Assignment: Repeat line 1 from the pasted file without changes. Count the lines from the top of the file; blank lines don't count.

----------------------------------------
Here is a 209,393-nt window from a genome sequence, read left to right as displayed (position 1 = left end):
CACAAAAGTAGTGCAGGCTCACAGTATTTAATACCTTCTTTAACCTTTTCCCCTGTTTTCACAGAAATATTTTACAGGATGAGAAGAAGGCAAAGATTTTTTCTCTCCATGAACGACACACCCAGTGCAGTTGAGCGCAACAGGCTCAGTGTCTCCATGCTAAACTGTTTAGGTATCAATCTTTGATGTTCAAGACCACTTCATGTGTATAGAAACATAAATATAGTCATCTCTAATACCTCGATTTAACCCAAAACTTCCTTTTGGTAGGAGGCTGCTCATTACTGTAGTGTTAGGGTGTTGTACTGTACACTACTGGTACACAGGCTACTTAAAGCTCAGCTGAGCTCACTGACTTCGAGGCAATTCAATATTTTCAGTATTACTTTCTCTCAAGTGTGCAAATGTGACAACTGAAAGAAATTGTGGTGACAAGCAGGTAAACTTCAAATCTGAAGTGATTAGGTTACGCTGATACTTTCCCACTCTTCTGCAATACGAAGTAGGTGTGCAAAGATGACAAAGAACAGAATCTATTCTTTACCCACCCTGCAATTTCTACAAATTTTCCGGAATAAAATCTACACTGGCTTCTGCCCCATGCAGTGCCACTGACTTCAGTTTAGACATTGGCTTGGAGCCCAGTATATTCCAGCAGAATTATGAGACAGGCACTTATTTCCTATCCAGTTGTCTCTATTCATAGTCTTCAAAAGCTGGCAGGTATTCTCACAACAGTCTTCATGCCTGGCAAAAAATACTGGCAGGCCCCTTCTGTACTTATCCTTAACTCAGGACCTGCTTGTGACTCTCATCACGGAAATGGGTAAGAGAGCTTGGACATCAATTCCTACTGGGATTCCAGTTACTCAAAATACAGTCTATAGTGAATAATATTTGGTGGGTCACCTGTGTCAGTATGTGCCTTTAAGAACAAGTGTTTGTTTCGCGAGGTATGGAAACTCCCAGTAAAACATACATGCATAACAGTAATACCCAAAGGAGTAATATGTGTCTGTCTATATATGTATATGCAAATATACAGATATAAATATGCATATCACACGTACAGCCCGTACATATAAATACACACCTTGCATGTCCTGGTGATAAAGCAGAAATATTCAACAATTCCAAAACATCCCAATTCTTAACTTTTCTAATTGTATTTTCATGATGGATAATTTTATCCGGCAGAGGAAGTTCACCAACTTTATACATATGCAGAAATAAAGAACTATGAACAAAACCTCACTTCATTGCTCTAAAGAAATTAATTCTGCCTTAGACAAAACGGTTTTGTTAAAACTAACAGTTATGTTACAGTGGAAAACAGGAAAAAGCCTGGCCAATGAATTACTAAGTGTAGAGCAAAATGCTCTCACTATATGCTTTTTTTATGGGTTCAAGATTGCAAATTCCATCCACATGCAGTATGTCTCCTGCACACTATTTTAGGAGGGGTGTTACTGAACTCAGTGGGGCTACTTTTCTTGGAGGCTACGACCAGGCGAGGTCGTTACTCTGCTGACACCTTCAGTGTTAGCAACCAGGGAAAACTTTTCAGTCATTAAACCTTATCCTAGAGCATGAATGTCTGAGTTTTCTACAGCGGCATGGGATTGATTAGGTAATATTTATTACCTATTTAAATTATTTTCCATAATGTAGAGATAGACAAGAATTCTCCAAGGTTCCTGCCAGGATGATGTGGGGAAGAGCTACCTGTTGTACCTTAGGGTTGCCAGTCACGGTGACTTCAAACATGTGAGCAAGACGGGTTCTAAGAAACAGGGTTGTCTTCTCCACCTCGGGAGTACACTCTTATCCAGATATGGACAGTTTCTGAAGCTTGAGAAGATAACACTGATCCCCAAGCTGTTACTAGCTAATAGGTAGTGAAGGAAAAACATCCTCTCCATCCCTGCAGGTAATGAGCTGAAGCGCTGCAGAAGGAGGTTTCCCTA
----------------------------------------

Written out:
Here is a 209,393-nt window from a genome sequence, read left to right as displayed (position 1 = left end):